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North Korea keeps shipping, Russia keeps shooting

Cartridges lie on the flags of Russia and North Korea. ​

Cartridges lie on the flags of Russia and North Korea.

IMAGO/Christian Ohde

For 20 months now, Russia has been shelling Ukraine nonstop — sometimes as often as 80,000 times a day. But even as the war grinds into a deepening stalemate, Western intelligence officials say the Kremlin still has the firepower to keep pounding Ukraine at least through the end of next year.

Estonia’s top defense spook said earlier this week that Russia has at least 4 million artillery shells in its arsenal, enough to hit Ukraine at the current rate of 10,000-15,000 times daily until New Year’s Eve 2025.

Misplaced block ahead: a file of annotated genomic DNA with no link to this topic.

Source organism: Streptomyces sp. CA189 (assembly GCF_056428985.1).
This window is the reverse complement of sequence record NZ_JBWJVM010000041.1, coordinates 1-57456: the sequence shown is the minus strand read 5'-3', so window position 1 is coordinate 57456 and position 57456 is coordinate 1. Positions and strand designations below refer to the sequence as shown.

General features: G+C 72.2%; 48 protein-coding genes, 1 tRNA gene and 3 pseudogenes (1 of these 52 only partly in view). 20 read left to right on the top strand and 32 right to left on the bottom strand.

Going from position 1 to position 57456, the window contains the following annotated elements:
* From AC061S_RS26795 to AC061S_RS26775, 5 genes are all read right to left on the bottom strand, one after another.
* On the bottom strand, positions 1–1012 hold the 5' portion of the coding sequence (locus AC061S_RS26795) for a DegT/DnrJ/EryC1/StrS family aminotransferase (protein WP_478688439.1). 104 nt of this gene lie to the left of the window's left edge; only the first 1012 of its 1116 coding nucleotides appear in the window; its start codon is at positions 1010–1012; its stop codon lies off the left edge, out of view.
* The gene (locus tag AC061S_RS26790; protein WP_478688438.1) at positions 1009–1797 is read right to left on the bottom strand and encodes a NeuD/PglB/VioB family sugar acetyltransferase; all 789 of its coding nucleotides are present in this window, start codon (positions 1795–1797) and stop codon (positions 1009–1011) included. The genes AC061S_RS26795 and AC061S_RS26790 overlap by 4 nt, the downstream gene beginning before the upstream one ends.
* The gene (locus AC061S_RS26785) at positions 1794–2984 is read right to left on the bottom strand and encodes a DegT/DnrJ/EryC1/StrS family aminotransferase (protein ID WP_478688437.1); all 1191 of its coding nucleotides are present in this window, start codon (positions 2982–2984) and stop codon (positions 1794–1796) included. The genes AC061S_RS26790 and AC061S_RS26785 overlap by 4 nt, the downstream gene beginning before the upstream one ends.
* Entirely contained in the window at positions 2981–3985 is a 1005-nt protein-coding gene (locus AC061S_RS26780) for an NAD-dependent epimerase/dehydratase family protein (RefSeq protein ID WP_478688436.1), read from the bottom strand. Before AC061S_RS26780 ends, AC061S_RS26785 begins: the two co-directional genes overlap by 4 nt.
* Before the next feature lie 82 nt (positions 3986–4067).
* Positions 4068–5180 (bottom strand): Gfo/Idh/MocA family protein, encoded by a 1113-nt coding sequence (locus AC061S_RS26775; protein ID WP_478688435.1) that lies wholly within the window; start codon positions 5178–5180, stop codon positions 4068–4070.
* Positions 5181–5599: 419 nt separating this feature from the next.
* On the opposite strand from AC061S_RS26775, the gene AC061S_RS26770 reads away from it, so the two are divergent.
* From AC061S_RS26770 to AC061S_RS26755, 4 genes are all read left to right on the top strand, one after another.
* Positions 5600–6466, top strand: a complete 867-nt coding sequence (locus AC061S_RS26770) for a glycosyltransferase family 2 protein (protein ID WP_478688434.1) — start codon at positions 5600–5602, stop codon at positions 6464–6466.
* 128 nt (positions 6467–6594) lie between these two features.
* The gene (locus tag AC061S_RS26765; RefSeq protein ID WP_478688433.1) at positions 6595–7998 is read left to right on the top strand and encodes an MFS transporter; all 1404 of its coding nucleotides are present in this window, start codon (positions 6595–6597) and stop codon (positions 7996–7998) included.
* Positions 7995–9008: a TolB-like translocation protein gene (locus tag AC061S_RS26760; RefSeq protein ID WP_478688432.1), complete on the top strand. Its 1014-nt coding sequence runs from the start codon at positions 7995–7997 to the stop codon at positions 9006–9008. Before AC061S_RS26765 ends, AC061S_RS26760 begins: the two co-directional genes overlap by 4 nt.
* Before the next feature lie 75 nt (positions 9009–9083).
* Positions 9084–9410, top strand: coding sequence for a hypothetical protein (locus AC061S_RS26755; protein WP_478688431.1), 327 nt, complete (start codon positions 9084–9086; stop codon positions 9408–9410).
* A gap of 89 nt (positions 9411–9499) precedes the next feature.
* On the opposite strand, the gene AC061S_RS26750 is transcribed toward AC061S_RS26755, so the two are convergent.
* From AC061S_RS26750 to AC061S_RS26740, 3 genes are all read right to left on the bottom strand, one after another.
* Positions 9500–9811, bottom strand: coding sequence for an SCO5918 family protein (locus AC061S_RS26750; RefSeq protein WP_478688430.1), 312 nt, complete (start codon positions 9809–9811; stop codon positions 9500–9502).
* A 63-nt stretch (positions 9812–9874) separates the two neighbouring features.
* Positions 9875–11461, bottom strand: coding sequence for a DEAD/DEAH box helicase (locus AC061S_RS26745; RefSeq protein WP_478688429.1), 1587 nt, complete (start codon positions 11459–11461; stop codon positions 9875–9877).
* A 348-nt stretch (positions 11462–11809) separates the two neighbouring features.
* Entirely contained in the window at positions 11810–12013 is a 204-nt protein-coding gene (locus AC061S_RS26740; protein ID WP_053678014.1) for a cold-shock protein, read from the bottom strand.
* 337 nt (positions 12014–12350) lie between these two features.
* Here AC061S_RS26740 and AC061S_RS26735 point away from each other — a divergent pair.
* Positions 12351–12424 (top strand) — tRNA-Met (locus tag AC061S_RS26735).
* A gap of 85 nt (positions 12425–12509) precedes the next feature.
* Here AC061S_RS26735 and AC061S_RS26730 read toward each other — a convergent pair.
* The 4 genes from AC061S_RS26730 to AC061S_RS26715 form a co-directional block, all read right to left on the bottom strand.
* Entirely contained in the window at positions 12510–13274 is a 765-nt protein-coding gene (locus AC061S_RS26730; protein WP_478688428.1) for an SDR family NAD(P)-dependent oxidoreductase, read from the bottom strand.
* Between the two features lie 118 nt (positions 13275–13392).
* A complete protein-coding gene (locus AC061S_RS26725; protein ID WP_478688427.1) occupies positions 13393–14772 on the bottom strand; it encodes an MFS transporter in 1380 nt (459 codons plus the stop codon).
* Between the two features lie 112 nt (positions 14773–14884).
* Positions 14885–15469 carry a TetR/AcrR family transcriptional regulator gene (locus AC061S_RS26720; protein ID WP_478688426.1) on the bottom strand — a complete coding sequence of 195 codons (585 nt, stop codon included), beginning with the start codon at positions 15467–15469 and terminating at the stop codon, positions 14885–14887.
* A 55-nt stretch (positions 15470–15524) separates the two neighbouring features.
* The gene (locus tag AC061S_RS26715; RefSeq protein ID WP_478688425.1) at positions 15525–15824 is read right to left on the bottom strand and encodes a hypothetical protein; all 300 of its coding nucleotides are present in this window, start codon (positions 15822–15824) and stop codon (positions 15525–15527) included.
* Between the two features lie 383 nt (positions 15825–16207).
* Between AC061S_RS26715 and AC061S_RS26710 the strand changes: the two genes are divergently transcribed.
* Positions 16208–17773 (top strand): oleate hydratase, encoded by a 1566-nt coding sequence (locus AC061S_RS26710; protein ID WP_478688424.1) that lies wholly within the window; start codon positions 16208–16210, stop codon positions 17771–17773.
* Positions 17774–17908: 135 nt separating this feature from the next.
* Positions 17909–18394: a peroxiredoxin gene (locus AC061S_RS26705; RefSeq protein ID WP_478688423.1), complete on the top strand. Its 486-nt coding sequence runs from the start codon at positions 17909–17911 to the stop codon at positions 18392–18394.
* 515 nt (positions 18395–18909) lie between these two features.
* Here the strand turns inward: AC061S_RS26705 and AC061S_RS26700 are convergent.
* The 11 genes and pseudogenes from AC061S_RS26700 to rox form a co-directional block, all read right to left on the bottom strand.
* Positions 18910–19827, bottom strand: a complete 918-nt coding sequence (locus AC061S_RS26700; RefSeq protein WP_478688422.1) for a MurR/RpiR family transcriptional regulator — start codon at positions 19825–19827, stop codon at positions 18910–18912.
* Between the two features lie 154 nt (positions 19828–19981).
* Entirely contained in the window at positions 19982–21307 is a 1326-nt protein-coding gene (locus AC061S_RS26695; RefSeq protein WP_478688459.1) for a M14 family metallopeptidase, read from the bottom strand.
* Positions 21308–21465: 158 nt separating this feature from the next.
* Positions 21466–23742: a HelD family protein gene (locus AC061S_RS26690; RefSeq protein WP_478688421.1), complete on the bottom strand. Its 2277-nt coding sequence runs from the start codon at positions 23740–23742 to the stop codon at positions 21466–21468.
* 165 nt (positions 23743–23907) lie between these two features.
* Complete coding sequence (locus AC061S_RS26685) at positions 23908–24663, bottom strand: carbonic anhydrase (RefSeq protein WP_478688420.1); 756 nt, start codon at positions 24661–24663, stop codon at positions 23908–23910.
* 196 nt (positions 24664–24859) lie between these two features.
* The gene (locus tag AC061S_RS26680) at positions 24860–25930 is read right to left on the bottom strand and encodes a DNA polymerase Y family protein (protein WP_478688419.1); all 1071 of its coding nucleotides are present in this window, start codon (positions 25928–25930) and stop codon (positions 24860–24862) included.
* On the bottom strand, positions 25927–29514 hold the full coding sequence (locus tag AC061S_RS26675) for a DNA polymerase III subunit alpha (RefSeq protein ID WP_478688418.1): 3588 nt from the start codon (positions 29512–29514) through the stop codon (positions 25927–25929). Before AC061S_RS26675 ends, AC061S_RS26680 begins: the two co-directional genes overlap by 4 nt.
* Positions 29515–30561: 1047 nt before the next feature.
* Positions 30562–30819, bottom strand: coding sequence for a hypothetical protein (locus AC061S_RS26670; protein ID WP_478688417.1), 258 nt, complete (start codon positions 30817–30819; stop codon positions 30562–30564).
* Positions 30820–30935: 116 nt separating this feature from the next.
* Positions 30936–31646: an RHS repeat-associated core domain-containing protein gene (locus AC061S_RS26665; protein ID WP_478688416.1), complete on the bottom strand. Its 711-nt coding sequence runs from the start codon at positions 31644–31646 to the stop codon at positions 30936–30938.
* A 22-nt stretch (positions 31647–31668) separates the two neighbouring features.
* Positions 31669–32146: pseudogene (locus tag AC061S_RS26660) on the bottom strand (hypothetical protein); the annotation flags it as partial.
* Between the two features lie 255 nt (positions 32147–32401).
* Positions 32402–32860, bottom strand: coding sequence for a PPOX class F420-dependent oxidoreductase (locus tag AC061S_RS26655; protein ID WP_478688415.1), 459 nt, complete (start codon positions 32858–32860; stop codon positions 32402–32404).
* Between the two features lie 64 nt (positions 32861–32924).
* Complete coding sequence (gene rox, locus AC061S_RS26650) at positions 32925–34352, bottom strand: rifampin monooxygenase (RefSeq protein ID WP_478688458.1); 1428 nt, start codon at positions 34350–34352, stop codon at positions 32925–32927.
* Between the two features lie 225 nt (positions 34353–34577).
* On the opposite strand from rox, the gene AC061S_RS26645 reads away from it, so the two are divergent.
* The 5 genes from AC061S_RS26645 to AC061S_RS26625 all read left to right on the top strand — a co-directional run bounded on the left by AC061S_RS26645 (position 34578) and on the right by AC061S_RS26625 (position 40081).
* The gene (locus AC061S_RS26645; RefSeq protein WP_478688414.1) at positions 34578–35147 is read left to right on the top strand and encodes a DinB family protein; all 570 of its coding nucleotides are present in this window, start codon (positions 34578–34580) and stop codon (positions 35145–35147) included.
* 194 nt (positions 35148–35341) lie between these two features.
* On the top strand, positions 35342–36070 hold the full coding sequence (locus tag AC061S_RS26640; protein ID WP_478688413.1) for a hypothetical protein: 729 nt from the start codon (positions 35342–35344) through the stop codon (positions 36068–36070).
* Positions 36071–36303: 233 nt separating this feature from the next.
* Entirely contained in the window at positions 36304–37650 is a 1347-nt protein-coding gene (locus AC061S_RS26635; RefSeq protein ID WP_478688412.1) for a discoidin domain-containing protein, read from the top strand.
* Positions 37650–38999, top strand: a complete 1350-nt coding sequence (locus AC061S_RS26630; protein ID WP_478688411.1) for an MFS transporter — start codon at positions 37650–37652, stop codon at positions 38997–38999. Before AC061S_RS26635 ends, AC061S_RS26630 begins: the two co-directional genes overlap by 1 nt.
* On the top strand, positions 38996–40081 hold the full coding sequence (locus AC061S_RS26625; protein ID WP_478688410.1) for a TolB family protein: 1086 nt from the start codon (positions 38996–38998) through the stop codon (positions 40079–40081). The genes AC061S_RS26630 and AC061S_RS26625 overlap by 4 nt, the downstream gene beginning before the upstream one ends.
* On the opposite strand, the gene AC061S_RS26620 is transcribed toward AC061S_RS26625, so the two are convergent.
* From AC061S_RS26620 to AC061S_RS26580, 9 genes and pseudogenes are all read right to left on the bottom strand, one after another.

A big part of that stockpile has come from North Korea, which reportedly ramped up military cooperation with Russia after a September summit between North Korean leader Kim Jong Un and Russian President Vladimir Putin. Western intelligence services believe, based on satellite imagery, that Pyongyang has recently sent as many as 500,000 pieces of ammunition to Russia.

Last week, US President Joe Biden asked Congress to approve another $61 billion in aid for Ukraine, more than half of which would reportedly go to military support.


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